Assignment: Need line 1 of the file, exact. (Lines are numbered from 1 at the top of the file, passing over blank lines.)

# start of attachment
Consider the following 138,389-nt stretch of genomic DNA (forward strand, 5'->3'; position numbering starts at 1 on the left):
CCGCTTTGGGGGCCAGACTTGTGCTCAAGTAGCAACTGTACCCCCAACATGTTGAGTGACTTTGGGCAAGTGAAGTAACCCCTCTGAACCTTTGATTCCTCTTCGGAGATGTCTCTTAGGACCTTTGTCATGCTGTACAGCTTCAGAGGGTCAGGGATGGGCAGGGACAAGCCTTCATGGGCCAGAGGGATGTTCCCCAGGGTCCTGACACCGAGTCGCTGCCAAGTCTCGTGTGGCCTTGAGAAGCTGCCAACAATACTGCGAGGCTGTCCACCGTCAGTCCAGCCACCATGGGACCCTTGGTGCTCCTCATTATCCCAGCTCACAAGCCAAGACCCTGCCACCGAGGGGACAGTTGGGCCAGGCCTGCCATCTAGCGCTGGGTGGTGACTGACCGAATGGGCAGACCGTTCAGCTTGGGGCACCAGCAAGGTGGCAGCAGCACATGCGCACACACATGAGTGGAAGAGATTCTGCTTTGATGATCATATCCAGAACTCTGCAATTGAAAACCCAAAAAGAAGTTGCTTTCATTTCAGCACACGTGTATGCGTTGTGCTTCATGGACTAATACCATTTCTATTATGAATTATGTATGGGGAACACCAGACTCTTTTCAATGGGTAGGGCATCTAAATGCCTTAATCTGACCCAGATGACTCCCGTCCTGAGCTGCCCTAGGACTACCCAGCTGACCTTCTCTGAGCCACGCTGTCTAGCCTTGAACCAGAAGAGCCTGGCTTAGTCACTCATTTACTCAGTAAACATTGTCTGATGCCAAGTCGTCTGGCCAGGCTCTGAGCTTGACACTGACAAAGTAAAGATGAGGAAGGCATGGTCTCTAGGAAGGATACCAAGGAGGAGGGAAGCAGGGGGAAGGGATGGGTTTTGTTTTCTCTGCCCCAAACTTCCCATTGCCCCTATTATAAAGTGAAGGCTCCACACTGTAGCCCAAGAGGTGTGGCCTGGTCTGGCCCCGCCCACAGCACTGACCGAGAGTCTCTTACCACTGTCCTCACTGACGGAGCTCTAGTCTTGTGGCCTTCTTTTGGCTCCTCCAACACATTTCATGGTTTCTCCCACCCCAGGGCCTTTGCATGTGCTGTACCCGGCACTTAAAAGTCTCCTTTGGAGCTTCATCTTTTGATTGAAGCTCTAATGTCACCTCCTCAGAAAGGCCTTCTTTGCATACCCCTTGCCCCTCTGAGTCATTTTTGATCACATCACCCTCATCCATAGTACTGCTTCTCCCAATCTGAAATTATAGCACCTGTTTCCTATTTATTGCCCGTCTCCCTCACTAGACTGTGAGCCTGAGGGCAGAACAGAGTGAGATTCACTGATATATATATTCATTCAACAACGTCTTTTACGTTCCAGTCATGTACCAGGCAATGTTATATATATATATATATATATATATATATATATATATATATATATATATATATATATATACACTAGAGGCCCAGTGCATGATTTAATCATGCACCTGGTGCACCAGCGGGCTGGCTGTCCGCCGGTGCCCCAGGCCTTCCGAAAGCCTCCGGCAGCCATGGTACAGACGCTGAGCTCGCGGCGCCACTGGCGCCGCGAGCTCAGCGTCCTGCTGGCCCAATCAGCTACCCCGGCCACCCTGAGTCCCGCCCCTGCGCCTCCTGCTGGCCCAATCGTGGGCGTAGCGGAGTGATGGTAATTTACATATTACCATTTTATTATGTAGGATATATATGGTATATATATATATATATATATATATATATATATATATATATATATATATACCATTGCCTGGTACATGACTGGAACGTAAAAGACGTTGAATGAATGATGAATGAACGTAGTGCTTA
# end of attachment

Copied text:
Consider the following 138,389-nt stretch of genomic DNA (forward strand, 5'->3'; position numbering starts at 1 on the left):